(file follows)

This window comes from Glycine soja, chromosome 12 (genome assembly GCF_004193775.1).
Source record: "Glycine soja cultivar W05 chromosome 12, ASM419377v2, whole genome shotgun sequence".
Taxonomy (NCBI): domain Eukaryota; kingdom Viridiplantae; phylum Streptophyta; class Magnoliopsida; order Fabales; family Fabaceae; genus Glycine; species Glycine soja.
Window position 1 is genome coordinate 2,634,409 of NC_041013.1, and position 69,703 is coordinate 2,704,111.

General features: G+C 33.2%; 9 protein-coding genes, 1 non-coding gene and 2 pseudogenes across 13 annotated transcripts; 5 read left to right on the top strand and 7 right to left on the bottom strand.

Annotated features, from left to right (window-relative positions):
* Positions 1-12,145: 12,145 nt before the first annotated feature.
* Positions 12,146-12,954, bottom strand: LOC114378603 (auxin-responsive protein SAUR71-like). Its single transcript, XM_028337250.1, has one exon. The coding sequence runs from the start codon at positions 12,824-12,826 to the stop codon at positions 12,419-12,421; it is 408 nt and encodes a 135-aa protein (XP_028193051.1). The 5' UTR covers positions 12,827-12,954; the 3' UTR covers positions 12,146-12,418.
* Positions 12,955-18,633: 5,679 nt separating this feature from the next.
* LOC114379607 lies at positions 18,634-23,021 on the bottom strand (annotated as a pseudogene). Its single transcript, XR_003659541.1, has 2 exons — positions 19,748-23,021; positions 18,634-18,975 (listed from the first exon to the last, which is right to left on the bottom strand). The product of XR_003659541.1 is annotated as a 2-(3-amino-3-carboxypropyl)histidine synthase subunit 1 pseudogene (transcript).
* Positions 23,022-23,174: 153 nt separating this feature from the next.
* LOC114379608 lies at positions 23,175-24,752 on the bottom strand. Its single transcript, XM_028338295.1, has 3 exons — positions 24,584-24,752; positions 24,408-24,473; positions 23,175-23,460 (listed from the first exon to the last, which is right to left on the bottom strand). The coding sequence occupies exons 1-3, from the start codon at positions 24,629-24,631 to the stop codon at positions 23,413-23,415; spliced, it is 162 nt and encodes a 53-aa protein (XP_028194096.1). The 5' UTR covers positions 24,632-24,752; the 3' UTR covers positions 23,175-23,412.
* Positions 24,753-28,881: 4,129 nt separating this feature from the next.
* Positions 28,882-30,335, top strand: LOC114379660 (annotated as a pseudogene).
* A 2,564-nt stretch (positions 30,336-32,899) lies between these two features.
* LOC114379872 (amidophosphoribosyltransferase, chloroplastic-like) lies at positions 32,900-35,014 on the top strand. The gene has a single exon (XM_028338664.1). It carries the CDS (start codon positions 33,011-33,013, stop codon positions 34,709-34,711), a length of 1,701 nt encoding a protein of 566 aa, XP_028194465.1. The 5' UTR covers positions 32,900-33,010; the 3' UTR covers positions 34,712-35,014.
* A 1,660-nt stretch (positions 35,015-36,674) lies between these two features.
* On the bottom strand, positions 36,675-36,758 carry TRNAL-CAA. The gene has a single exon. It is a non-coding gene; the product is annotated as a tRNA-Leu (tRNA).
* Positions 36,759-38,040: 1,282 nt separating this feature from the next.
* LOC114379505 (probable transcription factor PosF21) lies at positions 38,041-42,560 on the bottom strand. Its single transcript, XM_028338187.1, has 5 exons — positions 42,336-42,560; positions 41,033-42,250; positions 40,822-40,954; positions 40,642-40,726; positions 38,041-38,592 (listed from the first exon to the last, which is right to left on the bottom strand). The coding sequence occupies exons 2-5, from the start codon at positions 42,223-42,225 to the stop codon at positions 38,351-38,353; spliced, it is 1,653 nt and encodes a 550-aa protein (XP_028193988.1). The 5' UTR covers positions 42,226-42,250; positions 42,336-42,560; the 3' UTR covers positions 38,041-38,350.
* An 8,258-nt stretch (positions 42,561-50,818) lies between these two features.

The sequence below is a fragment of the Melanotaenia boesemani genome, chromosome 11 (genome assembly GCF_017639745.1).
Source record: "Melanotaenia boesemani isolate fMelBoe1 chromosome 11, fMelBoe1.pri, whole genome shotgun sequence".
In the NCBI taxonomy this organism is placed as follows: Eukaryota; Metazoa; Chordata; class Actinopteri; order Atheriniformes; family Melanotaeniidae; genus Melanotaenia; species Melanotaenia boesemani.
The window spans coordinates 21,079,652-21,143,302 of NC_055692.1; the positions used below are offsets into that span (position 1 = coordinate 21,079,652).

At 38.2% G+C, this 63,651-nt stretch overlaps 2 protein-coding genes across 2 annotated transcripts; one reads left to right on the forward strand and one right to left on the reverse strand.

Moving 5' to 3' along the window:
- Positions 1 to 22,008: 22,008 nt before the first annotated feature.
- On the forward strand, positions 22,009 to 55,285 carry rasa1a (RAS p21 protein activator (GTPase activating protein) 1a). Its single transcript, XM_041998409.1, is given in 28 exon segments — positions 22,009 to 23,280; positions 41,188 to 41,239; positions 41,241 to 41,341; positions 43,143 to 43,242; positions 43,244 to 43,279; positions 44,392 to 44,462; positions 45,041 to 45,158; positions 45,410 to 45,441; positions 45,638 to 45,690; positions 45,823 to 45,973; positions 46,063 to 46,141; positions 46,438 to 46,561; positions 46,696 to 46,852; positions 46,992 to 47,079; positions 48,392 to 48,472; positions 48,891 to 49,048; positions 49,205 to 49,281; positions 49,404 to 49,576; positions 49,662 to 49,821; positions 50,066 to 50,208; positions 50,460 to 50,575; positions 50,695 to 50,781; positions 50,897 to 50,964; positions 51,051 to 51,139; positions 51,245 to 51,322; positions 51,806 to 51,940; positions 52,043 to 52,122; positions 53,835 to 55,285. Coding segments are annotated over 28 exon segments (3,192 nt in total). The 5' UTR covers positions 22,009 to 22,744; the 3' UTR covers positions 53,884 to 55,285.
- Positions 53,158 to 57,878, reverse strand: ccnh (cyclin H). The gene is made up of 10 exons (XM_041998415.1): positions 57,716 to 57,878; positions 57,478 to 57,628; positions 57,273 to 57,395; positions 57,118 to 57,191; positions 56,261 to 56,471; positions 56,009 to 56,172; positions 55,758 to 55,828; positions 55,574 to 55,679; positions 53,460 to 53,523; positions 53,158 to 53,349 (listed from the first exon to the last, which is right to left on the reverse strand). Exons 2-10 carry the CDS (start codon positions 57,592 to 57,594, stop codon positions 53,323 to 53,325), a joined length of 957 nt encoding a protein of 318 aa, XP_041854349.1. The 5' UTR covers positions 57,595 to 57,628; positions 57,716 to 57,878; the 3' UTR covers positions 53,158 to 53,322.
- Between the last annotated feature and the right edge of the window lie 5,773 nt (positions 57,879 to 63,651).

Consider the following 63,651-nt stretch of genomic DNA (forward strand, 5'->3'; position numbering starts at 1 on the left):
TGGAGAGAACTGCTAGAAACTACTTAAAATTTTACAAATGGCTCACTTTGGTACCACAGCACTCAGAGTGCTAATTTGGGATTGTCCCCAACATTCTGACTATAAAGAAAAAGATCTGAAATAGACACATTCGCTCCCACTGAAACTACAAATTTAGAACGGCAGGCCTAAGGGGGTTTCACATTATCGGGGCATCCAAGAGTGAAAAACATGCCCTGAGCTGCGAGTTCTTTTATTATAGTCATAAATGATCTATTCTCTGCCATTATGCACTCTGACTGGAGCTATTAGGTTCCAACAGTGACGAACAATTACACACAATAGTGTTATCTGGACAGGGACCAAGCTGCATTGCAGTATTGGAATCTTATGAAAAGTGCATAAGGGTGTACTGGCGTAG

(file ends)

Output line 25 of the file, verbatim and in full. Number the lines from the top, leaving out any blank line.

The window spans coordinates 21,079,652-21,143,302 of NC_055692.1; the positions used below are offsets into that span (position 1 = coordinate 21,079,652).